I was disappointed to learn that, fast-forward 11 years to 2018, things are pretty much the same when it comes to the underlying power dynamics of how many nonprofits are run and led. As I pondered this conundrum in the days after the webinar, I was struck with a different possible explanation for this problem. Perhaps it’s not just structural racism that prevents POC leaders from entering the top-tiers of the nonprofit sector. Perhaps it’s our own deep wisdom that discourages us from entering top-down, organizational models that perpetuate the notion that the thinking happens at the top and the doing happens at the bottom. We resist models that in subtle, and not-so-subtle ways, perpetuate artificial notions of superiority and inferiority.
I’d like to think that it is this same deep wisdom that begs the question, why do we continue using yesterday’s logic to address this iteration of turbulence? Why would we be surprised to discover that nonprofit leadership continues to overlook and undermine leaders of color if we’re applying the same outdated logic to address problems at the surface but are unwilling or unable to address problems at their core? Or is it that it is not really perceived as a problem by the people that currently hold the power to do things differently? Most importantly, what is the nonprofit sector willing to do to shift these dynamics?
But let us not be dismayed! There is great news for those of us who do perceive this as a problem and have the courage to address it. There are many of us, POC and white allies, who believe strongly that our nonprofits should reflect the beautiful diversity of our society at all levels.
Ten days after the Center hosted its webinar, the Nonprofit Quarterly published an article speaking directly to this problem and directing our gaze to the future of nonprofit leadership. This was welcomed medicine to my weary heart because it also referenced a book entitled Reinventing Organizations: A Guide to Creating Organizations Inspired by the Next Stage of Human Consciousness by Frederic Laloux. I have not been able to put this book down since I opened the cover and have been talking about it to anyone who will listen. My hope is that more of us commit to reinventing nonprofits so that they become places that actually ‘walk the talk’ towards fostering equity. Only then will nonprofits become places that affirm life, welcome leaders of all backgrounds, and become vehicles for co-creating a future that counters hate rhetoric with unabashed love. For now, I invite you to join me in pondering the following:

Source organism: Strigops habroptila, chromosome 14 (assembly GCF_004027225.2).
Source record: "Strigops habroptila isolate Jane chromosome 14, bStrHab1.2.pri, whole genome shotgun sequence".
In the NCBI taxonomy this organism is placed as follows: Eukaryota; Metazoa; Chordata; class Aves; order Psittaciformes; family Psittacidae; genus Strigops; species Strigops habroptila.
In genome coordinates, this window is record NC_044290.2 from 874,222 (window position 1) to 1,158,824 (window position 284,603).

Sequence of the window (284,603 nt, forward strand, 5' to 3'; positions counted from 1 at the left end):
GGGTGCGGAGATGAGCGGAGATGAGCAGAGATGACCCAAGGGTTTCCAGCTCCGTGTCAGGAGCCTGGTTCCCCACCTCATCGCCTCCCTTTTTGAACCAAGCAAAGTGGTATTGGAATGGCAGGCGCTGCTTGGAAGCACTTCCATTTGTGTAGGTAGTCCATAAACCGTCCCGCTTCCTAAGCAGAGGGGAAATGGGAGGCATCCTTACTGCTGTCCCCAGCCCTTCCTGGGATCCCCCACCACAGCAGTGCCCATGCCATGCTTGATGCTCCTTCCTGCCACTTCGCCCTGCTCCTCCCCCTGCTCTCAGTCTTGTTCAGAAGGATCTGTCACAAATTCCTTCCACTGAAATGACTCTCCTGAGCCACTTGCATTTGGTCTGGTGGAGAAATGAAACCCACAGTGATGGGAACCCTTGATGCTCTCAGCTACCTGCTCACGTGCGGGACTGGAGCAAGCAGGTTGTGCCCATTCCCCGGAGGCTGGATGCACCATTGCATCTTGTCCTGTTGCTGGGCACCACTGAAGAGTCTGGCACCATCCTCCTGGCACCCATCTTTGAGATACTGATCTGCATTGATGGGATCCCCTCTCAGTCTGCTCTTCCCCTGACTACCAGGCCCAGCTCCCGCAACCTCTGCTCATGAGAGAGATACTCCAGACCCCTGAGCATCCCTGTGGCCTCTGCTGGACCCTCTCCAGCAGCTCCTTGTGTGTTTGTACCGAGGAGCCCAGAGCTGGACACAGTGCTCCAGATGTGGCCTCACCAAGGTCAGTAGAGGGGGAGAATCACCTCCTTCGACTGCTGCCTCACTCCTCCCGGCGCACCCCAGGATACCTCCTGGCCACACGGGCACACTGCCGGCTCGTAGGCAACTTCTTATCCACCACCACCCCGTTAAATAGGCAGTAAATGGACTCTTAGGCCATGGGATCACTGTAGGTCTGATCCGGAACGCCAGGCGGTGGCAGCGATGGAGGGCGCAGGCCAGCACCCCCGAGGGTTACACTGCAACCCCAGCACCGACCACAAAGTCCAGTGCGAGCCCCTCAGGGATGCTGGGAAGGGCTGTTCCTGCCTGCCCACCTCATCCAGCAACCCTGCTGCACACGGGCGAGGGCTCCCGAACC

Can we create organizations free of the pathologies that show up all too often in the workplace? Free of politics, bureaucracy, and infighting; free of stress and burnout; free of resignation, resentment, and apathy; free of the posturing at the top and the drudgery at the bottom? Is it possible to reinvent organizations, to devise a new model that makes work productive, fulfilling, and meaningful? Can we create soulful workplaces – schools, hospitals, businesses, and nonprofits – where our talents can blossom and our callings can be honored?
–From “Reinventing Organizations” by Frederic Laloux
– M. Zulayka Santiago, MPA, is director of the NC Oral Health Collaborative, a program of the Foundation for Health Leadership & Innovation.